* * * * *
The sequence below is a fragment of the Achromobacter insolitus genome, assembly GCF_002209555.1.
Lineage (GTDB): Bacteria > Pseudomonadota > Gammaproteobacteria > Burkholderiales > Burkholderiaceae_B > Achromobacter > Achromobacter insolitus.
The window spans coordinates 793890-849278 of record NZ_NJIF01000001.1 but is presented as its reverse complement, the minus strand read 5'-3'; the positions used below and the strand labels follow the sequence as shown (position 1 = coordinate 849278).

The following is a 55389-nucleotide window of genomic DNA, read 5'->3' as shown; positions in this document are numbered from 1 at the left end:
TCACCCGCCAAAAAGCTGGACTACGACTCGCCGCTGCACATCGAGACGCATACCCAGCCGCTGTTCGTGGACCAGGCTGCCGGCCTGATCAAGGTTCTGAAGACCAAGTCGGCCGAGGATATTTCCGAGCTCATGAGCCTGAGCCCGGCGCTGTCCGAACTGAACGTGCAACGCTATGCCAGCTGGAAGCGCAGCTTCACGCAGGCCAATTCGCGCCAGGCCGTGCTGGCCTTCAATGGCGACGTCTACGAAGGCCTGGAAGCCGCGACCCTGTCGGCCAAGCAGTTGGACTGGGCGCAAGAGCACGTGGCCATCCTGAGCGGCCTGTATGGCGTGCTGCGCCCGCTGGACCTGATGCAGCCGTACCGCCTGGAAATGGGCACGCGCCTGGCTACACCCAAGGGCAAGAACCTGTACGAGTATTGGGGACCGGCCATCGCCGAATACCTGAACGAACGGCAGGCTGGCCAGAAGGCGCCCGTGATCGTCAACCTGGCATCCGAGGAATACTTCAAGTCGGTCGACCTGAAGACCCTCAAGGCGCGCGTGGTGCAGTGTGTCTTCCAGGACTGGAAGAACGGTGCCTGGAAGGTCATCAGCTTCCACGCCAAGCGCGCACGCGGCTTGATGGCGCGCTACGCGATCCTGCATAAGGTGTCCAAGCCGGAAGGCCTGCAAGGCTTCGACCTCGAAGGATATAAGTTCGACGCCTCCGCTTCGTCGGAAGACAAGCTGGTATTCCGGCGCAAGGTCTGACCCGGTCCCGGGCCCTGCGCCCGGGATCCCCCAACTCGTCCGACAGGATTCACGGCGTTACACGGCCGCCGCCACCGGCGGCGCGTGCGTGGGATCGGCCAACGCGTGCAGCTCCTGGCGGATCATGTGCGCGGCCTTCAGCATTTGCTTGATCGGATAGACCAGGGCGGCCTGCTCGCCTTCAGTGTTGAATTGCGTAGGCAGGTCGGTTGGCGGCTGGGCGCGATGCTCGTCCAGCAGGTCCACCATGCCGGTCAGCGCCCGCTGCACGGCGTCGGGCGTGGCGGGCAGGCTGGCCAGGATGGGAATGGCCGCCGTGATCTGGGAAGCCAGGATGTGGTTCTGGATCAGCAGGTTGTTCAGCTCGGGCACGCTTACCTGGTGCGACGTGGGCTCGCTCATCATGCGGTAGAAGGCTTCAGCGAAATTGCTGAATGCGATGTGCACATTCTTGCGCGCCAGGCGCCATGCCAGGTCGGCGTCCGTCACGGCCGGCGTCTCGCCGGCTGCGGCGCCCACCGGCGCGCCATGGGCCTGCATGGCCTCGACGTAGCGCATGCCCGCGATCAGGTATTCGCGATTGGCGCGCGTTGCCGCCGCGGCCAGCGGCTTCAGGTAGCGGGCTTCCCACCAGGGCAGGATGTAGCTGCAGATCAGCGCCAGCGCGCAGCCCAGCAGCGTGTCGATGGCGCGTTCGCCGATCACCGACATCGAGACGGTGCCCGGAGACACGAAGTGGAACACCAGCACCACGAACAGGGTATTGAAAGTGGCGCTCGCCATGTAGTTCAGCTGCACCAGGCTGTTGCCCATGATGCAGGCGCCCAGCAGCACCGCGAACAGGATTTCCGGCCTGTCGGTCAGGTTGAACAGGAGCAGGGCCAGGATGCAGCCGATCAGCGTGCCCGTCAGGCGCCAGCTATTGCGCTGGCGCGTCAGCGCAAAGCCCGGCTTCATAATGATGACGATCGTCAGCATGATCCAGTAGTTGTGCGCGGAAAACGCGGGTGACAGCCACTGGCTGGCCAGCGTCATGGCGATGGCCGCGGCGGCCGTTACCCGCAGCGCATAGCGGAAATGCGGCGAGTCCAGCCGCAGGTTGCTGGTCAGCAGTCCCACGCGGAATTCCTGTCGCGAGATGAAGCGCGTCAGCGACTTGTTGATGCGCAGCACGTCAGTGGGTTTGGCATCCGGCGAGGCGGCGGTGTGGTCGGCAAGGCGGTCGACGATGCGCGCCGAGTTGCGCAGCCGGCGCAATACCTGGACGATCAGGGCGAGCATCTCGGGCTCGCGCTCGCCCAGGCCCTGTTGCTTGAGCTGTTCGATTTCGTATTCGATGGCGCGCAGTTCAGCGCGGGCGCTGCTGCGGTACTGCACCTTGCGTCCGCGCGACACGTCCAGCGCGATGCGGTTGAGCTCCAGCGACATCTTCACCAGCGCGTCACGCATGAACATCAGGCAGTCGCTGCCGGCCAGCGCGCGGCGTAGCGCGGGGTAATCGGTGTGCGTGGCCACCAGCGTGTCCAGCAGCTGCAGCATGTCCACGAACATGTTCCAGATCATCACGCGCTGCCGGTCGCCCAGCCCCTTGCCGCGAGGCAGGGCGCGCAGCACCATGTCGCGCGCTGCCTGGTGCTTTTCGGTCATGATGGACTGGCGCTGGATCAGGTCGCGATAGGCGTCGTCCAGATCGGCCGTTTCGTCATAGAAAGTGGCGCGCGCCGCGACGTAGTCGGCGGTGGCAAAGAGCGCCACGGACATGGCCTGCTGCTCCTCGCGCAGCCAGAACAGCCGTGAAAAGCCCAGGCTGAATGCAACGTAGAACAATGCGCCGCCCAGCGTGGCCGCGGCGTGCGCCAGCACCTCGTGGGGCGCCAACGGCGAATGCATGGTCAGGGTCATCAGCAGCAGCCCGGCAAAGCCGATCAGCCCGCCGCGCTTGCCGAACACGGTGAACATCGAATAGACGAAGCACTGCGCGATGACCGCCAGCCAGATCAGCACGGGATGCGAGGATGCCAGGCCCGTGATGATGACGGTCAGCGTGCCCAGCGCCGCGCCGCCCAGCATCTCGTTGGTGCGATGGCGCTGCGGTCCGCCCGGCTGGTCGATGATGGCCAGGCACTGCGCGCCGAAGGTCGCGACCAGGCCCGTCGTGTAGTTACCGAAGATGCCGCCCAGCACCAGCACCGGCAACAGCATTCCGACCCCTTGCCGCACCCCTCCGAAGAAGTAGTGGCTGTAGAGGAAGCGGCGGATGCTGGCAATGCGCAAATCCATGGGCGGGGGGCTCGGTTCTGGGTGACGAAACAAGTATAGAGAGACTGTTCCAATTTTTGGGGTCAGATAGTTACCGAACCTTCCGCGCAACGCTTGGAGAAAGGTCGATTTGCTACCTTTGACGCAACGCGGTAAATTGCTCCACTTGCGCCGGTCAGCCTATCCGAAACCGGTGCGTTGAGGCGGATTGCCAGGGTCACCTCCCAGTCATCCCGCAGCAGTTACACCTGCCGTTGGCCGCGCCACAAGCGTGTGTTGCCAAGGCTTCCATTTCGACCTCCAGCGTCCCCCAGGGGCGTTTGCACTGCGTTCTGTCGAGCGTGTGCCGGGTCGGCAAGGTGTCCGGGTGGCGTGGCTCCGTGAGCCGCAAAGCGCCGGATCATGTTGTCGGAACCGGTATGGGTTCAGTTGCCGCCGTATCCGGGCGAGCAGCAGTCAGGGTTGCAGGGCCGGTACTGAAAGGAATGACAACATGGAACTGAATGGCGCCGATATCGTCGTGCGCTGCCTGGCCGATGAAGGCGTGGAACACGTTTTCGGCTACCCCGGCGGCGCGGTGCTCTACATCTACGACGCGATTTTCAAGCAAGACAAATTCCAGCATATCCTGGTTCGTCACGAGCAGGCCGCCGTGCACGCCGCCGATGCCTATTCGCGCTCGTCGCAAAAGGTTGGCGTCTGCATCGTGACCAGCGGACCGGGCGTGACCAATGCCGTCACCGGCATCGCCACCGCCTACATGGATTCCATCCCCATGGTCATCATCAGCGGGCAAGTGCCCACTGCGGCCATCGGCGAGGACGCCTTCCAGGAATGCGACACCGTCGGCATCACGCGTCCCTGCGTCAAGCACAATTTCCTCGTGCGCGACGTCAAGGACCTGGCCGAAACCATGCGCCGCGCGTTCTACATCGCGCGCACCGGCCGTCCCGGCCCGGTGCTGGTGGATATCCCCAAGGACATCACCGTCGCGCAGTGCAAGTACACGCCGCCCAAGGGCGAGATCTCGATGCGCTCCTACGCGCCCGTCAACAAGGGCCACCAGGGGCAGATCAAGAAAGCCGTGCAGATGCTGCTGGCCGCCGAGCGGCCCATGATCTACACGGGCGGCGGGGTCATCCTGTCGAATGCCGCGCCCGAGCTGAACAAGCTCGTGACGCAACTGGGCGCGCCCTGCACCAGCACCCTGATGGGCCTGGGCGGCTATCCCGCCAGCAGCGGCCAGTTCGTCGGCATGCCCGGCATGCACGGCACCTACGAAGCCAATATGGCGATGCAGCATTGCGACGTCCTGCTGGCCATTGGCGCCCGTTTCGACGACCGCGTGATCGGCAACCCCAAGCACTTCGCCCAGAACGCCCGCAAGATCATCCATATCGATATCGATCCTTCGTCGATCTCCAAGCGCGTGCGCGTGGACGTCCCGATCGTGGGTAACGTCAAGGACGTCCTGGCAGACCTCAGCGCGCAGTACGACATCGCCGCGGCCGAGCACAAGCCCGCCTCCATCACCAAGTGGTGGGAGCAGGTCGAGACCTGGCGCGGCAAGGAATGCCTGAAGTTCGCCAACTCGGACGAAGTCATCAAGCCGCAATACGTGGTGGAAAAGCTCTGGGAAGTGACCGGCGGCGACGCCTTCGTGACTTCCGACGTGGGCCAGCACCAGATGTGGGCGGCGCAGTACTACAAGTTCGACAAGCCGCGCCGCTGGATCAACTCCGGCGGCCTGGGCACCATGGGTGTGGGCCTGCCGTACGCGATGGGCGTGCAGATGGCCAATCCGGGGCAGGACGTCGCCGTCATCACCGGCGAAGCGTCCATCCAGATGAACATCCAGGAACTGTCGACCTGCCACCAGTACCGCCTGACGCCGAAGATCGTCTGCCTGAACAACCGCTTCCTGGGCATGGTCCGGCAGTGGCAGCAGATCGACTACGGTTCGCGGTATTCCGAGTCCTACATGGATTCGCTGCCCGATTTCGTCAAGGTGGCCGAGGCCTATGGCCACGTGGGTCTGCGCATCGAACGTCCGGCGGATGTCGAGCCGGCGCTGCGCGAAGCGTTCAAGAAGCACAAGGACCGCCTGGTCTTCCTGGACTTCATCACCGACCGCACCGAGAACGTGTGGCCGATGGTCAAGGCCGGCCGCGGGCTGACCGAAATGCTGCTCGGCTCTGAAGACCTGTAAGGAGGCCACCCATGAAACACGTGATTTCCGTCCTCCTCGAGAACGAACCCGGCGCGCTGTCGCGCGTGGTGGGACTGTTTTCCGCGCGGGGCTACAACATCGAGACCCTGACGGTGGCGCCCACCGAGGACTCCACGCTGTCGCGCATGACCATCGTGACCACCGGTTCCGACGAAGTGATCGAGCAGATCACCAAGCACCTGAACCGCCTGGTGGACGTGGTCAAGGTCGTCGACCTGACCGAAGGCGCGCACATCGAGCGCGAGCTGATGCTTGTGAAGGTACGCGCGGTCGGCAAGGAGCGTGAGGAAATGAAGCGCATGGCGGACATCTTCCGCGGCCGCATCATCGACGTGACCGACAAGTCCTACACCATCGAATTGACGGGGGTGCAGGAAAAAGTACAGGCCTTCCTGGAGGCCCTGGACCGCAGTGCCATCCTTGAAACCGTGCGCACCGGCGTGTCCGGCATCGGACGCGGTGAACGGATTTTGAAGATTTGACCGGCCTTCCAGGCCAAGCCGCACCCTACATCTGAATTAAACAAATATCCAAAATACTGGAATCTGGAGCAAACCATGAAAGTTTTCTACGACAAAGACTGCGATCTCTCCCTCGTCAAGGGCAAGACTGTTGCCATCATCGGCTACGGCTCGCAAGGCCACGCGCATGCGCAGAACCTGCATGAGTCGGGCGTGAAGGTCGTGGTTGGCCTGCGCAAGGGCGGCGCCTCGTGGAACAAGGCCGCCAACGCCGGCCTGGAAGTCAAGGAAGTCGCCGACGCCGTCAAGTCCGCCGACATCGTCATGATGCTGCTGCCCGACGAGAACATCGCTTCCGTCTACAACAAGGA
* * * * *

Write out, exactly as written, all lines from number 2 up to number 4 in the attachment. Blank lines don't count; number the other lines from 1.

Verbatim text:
Lineage (GTDB): Bacteria > Pseudomonadota > Gammaproteobacteria > Burkholderiales > Burkholderiaceae_B > Achromobacter > Achromobacter insolitus.
The window spans coordinates 793890-849278 of record NZ_NJIF01000001.1 but is presented as its reverse complement, the minus strand read 5'-3'; the positions used below and the strand labels follow the sequence as shown (position 1 = coordinate 849278).

The following is a 55389-nucleotide window of genomic DNA, read 5'->3' as shown; positions in this document are numbered from 1 at the left end: